Book Of Life


#1

A while back I went to a Baptist church to see a play called “Heavens Gates, Hells Flames”. The play was ok i guess, but I got a few questions:

  1. In the play, the people would die. When they reached heavens gates, they went to an angel, and the angel had this “Book of Life”, there was no St. Peter, no keys, just this book, can someone explain this book to me and tell me if Catholics believe in a “Book of Life”.

  2. In one of the skits, there were these two construction workers and they were talking about “Accepting Jesus as your Personal Lord and Savior”. The man who had already accepted Jesus was trying to get the other one to accept Jesus. The other one was a drunk, a liar, he neglected his family, and he was lazy. Well that man accepted Jesus, and there just happened to be a wall that fell on them after that. They reached heavens gates, went to the book, and they both made it into heaven. Do us as Catholics believe that the lazy, drunk man would’ve been saved?


#2

[quote=RomanRyan1088]A while back I went to a Baptist church to see a play called “Heavens Gates, Hells Flames”. The play was ok i guess, but I got a few questions:

  1. In the play, the people would die. When they reached heavens gates, they went to an angel, and the angel had this “Book of Life”, there was no St. Peter, no keys, just this book, can someone explain this book to me and tell me if Catholics believe in a “Book of Life”.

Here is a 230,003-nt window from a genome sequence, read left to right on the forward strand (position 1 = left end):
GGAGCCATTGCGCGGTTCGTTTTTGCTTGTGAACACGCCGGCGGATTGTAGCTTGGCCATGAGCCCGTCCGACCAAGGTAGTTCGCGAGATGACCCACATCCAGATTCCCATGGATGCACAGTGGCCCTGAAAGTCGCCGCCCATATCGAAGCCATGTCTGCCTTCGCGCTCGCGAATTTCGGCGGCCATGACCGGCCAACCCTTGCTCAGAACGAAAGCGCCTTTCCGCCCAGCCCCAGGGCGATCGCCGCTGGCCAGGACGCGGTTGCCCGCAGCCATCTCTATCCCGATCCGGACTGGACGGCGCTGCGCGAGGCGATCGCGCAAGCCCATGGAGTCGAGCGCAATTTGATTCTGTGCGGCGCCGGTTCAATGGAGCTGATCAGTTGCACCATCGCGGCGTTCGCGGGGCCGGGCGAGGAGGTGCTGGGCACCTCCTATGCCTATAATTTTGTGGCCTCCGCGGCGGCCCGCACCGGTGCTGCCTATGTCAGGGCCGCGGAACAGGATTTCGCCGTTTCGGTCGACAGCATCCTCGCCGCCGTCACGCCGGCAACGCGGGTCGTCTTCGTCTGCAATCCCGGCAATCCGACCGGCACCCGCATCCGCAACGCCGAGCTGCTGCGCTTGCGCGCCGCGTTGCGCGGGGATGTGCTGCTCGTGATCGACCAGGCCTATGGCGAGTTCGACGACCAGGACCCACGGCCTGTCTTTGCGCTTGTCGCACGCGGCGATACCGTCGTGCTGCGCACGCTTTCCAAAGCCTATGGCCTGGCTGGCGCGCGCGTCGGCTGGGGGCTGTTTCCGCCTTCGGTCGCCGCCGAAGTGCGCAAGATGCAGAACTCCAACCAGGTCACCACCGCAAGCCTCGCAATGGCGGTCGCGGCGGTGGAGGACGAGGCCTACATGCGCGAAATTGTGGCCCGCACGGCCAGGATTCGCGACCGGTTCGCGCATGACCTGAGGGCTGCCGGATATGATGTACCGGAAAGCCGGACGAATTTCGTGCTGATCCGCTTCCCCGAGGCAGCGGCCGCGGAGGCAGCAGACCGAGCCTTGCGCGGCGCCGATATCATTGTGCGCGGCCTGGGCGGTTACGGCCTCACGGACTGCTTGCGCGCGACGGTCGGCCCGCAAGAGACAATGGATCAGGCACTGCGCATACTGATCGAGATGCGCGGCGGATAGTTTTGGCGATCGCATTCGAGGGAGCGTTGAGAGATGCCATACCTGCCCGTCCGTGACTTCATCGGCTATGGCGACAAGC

2. In one of the skits, there were these two construction workers and they were talking about “Accepting Jesus as your Personal Lord and Savior”. The man who had already accepted Jesus was trying to get the other one to accept Jesus. The other one was a drunk, a liar, he neglected his family, and he was lazy. Well that man accepted Jesus, and there just happened to be a wall that fell on them after that. They reached heavens gates, went to the book, and they both made it into heaven. Do us as Catholics believe that the lazy, drunk man would’ve been saved?
    [/quote]

The Book of Life is allided to throughout the book of Revelation: 3:5; 13:8; 17:8; 20:12,15; 21:27; 22:19.

I believe the lazy drunkard would have gone to heaven if his repentance was real, just life that of the good thief on the cross (Luke 23:39-43). However, he probably would have to spend some time in purgatory first (1 Cor 3:15)


#3
  1. Here’s my understanding of the matter…

In the Old Testament, the Book of Life seems to be mentioned in Exodus 32:32-33; Psalm 56:9; 69:29; 139:17; Daniel 7:10; 12:1; and Malachi 3:16, and seems to refer to a heavenly record of the names and memorable deeds of those who are or who were alive, especially the righteous. In the later books of the Bible, the Book seems to be the basis for determining who will rise again at the resurrection of the just.